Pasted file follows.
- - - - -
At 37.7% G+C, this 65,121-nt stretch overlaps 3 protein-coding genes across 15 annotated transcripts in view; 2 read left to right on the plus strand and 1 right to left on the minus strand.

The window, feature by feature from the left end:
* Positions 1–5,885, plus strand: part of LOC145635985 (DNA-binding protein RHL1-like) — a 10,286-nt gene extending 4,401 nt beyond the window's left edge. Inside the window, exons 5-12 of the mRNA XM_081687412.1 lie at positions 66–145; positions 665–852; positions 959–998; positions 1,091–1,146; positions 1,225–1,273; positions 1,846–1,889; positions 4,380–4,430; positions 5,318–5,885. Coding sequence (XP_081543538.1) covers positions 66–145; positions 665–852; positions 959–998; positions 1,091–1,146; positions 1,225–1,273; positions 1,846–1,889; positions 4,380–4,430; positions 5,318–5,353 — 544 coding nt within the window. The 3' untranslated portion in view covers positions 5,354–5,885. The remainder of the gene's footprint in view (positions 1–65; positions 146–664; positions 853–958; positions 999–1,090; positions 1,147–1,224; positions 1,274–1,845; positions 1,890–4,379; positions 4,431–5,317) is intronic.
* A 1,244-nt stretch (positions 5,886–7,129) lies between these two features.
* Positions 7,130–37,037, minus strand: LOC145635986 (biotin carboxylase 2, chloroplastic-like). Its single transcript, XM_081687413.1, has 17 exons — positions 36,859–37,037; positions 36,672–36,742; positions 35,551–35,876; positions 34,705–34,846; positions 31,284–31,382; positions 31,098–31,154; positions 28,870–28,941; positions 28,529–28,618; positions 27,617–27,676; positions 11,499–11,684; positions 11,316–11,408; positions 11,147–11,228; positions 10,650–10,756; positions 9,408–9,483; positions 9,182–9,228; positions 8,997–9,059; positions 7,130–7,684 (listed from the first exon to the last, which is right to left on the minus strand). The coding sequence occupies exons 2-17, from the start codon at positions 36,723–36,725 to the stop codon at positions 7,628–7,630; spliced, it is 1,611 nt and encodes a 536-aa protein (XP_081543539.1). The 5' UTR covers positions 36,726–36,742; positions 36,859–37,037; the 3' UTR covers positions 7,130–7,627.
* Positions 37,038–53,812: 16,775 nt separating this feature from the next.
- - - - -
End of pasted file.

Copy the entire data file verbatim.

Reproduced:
At 37.7% G+C, this 65,121-nt stretch overlaps 3 protein-coding genes across 15 annotated transcripts in view; 2 read left to right on the plus strand and 1 right to left on the minus strand.

The window, feature by feature from the left end:
* Positions 1–5,885, plus strand: part of LOC145635985 (DNA-binding protein RHL1-like) — a 10,286-nt gene extending 4,401 nt beyond the window's left edge. Inside the window, exons 5-12 of the mRNA XM_081687412.1 lie at positions 66–145; positions 665–852; positions 959–998; positions 1,091–1,146; positions 1,225–1,273; positions 1,846–1,889; positions 4,380–4,430; positions 5,318–5,885. Coding sequence (XP_081543538.1) covers positions 66–145; positions 665–852; positions 959–998; positions 1,091–1,146; positions 1,225–1,273; positions 1,846–1,889; positions 4,380–4,430; positions 5,318–5,353 — 544 coding nt within the window. The 3' untranslated portion in view covers positions 5,354–5,885. The remainder of the gene's footprint in view (positions 1–65; positions 146–664; positions 853–958; positions 999–1,090; positions 1,147–1,224; positions 1,274–1,845; positions 1,890–4,379; positions 4,431–5,317) is intronic.
* A 1,244-nt stretch (positions 5,886–7,129) lies between these two features.
* Positions 7,130–37,037, minus strand: LOC145635986 (biotin carboxylase 2, chloroplastic-like). Its single transcript, XM_081687413.1, has 17 exons — positions 36,859–37,037; positions 36,672–36,742; positions 35,551–35,876; positions 34,705–34,846; positions 31,284–31,382; positions 31,098–31,154; positions 28,870–28,941; positions 28,529–28,618; positions 27,617–27,676; positions 11,499–11,684; positions 11,316–11,408; positions 11,147–11,228; positions 10,650–10,756; positions 9,408–9,483; positions 9,182–9,228; positions 8,997–9,059; positions 7,130–7,684 (listed from the first exon to the last, which is right to left on the minus strand). The coding sequence occupies exons 2-17, from the start codon at positions 36,723–36,725 to the stop codon at positions 7,628–7,630; spliced, it is 1,611 nt and encodes a 536-aa protein (XP_081543539.1). The 5' UTR covers positions 36,726–36,742; positions 36,859–37,037; the 3' UTR covers positions 7,130–7,627.
* Positions 37,038–53,812: 16,775 nt separating this feature from the next.